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New ISO/IEC Standard for Electronic Credentials

Learn how mobile documents could be transitioned to a digital credential leveraging the ISO/IEC 18013-5 specifications

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The new standard for electronic credentials

Electronic credentials, such as a mobile driver’s license (mDL), have become widely accepted in recent years as a more secure form of identification. Electronic forms of ID are harder to forge, more difficult to lose, easier to use and provide the holder of a credential with more control over their own personal data.

Globally interoperable protocols for the identification of the credential holder and authentication of their data have been lacking. However, a task force that includes UL’s Lead Principal Advisor for Identity Management and Security, Arjan Geluk, has developed a standard for mobile documents (mdocs). Over the last five years, the task force under ISO/IEC JTC1/SC17 (security devices for personal identification) developed ISO/IEC 18013-5 providing a generic data model and protocols for mobile credentials, enabling:

  • Secure wireless communication
  • User control over what data is released
  • Electronic authentication of that data

The standard was originally developed for the mobile driver’s licenses (mDLs) document type but it can be applied to many other credentials that involve complex security and privacy issues. An example of a credential that can be digitized is the vaccination certificates that have been proposed to help society open up during the COVID-19 pandemic. Currently, multiple proprietary technologies and approaches are being proposed to enable vaccination certificates, but most lack globally interoperable protocols for the presentation and authentication of the credentials in a secure privacy-preserving manner.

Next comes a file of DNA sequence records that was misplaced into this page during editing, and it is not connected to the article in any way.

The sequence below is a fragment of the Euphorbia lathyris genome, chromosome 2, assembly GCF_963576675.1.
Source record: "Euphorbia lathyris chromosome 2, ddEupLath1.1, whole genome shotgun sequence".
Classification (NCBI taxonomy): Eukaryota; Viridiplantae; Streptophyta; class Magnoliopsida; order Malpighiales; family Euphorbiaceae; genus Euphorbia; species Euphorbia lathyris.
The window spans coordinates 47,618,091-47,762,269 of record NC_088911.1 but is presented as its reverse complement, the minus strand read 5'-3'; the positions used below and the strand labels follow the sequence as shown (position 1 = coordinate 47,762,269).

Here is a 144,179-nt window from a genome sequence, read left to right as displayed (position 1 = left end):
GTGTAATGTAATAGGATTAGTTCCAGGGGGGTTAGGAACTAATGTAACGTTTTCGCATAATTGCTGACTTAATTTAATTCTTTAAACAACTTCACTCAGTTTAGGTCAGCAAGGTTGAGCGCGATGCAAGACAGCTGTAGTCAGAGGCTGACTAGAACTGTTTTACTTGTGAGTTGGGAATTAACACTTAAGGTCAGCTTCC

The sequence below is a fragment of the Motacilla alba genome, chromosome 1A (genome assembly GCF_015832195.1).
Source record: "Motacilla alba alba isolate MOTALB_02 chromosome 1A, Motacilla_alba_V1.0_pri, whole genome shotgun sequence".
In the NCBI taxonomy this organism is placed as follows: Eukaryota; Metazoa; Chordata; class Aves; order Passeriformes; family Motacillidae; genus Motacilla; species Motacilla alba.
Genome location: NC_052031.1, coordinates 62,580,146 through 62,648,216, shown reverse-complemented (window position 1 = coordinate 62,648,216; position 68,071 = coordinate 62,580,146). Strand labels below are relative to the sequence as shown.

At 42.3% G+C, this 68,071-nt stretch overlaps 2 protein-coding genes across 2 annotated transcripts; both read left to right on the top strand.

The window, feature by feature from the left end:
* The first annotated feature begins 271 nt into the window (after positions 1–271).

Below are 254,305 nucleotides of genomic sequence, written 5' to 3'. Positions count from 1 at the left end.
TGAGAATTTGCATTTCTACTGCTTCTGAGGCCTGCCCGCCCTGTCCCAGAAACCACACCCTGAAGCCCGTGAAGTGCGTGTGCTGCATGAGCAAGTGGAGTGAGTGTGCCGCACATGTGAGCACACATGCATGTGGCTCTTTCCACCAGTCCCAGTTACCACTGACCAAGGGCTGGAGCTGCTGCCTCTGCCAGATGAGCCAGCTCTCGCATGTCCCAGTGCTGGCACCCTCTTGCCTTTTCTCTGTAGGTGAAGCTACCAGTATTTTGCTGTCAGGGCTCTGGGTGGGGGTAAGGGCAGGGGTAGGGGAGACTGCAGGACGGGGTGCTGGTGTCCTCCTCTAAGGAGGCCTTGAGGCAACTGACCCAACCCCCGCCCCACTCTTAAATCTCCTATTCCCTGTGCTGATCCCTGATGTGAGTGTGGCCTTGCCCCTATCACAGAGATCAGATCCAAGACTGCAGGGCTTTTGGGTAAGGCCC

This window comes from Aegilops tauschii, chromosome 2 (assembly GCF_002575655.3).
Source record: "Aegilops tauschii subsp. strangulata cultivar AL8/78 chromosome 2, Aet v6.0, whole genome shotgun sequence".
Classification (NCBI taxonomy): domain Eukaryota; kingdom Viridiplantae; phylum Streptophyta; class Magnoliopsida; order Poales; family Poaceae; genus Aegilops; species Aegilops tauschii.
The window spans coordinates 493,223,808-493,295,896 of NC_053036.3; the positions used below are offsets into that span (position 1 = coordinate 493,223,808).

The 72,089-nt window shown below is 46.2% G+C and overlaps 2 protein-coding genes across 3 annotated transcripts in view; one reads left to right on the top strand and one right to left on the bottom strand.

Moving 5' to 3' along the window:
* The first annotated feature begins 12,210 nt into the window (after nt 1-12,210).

Why is this standard important?

According to Geluk, “Technology enabling the operational use of mdocs should facilitate both verification of the identity of the holder of the credential and authentication of the credential data. The technology should also be interoperable — it should work everywhere — and be always available regardless of internet connectivity. Most importantly, since sensitive personal data is involved, the technology should be privacy-preserving.”

While the protocols in the standard were originally developed for mDLs, they have been explicitly designed to be usable for other types of documents. Geluk said, “The standard is close to publication and has gone through several rounds of the rigorous international commenting and balloting process that ISO/IEC demands. Moreover, we have received feedback from multiple rounds of international interoperability testing on several continents.”

To learn more about how your document could be transitioned to a digital credential leveraging the ISO/IEC 18013-5 specifications, contact us now.

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